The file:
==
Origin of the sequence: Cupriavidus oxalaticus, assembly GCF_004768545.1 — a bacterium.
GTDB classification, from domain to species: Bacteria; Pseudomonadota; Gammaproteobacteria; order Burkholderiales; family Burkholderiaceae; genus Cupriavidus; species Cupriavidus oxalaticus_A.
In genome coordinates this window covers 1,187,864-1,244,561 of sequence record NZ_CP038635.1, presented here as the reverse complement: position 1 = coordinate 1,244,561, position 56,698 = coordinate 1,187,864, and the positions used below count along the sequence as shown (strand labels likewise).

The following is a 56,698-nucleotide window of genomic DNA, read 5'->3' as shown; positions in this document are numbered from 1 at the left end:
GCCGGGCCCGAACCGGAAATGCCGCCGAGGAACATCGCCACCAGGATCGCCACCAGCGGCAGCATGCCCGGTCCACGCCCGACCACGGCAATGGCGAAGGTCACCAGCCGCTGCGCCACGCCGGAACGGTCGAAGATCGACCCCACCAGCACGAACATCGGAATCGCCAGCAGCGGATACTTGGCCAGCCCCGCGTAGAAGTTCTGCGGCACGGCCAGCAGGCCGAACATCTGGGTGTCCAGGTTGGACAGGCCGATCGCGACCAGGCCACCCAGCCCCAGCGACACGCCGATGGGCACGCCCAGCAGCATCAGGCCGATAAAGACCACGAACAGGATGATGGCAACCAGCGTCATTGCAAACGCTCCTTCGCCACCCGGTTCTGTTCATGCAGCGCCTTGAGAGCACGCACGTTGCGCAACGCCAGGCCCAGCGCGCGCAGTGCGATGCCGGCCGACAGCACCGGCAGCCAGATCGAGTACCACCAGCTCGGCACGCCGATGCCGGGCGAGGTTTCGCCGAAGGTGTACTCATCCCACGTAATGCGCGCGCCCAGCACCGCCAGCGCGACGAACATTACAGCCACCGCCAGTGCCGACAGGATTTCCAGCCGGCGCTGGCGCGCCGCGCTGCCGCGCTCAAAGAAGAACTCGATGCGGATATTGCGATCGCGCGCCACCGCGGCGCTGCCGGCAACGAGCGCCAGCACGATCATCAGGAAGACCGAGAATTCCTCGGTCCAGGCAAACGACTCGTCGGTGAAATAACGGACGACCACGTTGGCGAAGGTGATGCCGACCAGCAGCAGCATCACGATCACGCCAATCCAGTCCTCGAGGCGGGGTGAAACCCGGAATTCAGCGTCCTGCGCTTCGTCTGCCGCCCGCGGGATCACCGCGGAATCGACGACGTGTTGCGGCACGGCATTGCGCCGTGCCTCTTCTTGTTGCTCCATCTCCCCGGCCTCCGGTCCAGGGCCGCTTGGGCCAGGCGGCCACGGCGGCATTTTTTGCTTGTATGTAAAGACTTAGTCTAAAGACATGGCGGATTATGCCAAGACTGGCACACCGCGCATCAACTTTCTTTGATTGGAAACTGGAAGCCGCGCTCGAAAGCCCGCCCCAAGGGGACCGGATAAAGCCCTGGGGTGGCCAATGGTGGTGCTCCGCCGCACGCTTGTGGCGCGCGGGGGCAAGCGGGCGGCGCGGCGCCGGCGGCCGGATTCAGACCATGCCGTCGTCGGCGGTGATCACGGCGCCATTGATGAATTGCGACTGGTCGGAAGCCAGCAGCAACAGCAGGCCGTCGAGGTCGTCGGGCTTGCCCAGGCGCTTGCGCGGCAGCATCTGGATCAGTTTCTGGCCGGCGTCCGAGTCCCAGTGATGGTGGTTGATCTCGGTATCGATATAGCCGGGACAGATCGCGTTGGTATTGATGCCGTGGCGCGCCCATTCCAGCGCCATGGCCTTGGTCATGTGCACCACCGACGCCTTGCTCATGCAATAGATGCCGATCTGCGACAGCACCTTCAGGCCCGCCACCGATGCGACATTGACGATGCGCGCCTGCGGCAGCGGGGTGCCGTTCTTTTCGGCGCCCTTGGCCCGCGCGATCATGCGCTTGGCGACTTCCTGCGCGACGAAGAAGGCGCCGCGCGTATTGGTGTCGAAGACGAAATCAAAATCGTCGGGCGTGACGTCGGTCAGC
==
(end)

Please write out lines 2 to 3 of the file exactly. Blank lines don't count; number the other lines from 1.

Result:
GTDB classification, from domain to species: Bacteria; Pseudomonadota; Gammaproteobacteria; order Burkholderiales; family Burkholderiaceae; genus Cupriavidus; species Cupriavidus oxalaticus_A.
In genome coordinates this window covers 1,187,864-1,244,561 of sequence record NZ_CP038635.1, presented here as the reverse complement: position 1 = coordinate 1,244,561, position 56,698 = coordinate 1,187,864, and the positions used below count along the sequence as shown (strand labels likewise).